Age-related fragmentation of the motor endplate is not associated with impaired neuromuscular transmission in the mouse diaphragm.

Willadt S, Nash M, Slater CR - Sci Rep (2016)

Evoked release at diaphragm NMJs in middle-aged and old mice.(a) Comparison of mean EPC Amplitude between middle-aged and old animals; P = 0.001. (b) Comparison of mean quantal content between middle-aged and old animals. P > 0.05.Values show mean ± SEM.
© Copyright Policy - open-access
Related In: Results  -  Collection

License
Show All Figures
getmorefigures.php?uid=PMC4837408&req=5

f2: Evoked release at diaphragm NMJs in middle-aged and old mice.(a) Comparison of mean EPC Amplitude between middle-aged and old animals; P = 0.001. (b) Comparison of mean quantal content between middle-aged and old animals. P > 0.05.Values show mean ± SEM.
Mentions: There was no significant difference between middle-aged and old mice in the amplitude or frequency of the spontaneous miniature endplate potentials/currents (mEPPs/mEPCs) which result from the action of individual transmitter quanta on the muscle fiber membrane (Table 1). However, the amplitudes of the EPCs evoked by nerve stimulation at 1 Hz were significantly larger in the old mice (Fig. 2a, Table 1) (−113.1 nA in middle-aged vs −149.2 nA in old mice, p = 0.001), confirming previous findings cited above. In our sample, although the average QC was about 15% bigger in the old mice than in the middle-aged ones, this difference was not statistically significant (p = 0.09) (Fig. 2b, Table 1). Neither was there any significant difference in the QC/area (0.20 quanta/μm2 in middle-aged vs 0.22 in old mice, p = 0.25) as might be expected if the nerve terminal in old mice occupied a smaller fraction of the postsynaptic area then in middle-aged mice.

Bottom Line: As mammals age, their neuromuscular junctions (NMJs) gradually change their form, acquiring an increasingly fragmented appearance consisting of numerous isolated regions of synaptic differentiation.It has been suggested that this remodelling is associated with impairment of neuromuscular transmission, and that this contributes to age-related muscle weakness in mammals, including humans.The underlying hypothesis, that increasing NMJ fragmentation is associated with impaired transmission, has never been directly tested.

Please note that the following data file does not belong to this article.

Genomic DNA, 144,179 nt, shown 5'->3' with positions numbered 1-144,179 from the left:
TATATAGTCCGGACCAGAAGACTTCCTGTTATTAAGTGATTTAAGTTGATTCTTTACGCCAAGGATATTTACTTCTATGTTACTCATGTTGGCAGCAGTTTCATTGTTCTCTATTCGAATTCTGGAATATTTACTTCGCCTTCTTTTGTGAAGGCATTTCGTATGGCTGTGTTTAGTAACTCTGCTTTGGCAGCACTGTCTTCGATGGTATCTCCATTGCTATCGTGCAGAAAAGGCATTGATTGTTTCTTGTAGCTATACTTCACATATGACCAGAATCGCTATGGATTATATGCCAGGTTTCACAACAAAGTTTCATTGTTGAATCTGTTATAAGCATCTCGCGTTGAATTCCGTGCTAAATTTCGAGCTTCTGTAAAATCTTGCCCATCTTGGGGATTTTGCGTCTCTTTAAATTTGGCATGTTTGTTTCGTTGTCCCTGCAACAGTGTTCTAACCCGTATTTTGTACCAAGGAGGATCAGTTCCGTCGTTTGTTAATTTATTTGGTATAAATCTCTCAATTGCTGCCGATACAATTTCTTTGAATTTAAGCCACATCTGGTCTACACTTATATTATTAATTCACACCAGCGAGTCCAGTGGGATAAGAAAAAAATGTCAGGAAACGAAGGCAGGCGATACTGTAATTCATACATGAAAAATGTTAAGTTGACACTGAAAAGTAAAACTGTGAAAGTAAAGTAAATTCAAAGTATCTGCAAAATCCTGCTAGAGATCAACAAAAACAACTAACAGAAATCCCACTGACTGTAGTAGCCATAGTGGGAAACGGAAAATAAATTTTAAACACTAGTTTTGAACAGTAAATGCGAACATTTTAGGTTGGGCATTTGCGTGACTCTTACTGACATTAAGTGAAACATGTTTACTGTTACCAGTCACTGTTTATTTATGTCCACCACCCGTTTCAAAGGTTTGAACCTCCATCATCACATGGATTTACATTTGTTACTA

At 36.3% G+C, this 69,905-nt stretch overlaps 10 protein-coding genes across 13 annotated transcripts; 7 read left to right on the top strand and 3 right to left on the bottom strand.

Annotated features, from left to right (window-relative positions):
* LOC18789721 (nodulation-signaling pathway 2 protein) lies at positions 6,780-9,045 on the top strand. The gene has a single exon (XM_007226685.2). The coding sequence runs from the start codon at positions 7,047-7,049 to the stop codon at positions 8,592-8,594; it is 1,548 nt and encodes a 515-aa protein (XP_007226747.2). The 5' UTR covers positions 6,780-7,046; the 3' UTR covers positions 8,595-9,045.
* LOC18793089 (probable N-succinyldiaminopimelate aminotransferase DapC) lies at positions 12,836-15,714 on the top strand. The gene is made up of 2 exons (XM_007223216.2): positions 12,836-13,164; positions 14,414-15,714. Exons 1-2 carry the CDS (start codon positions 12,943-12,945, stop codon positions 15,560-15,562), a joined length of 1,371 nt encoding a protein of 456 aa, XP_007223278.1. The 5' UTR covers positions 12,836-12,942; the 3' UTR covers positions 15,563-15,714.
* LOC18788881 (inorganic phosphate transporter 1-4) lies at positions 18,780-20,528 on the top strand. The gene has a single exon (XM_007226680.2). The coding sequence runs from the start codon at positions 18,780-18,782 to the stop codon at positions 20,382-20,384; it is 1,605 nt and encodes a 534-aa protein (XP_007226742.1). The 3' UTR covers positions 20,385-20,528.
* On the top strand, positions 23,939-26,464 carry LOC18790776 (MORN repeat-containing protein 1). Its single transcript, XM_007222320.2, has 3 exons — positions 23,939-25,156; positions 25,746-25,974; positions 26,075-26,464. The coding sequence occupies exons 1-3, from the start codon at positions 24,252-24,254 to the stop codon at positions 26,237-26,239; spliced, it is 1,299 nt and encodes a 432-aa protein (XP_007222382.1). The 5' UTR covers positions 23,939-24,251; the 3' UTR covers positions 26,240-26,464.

View Article: PubMed Central - PubMed

Affiliation: Novartis Institutes for Biomedical Research, Basel, Switzerland.

ABSTRACT
As mammals age, their neuromuscular junctions (NMJs) gradually change their form, acquiring an increasingly fragmented appearance consisting of numerous isolated regions of synaptic differentiation. It has been suggested that this remodelling is associated with impairment of neuromuscular transmission, and that this contributes to age-related muscle weakness in mammals, including humans. The underlying hypothesis, that increasing NMJ fragmentation is associated with impaired transmission, has never been directly tested. Here, by comparing the structure and function of individual NMJs, we show that neuromuscular transmission at the most highly fragmented NMJs in the diaphragms of old (26-28 months) mice is, if anything, stronger than in middle-aged (12-14 months) mice. We suggest that NMJ fragmentation per se is not a reliable indicator of impaired neuromuscular transmission.

No MeSH data available.


Related in: MedlinePlus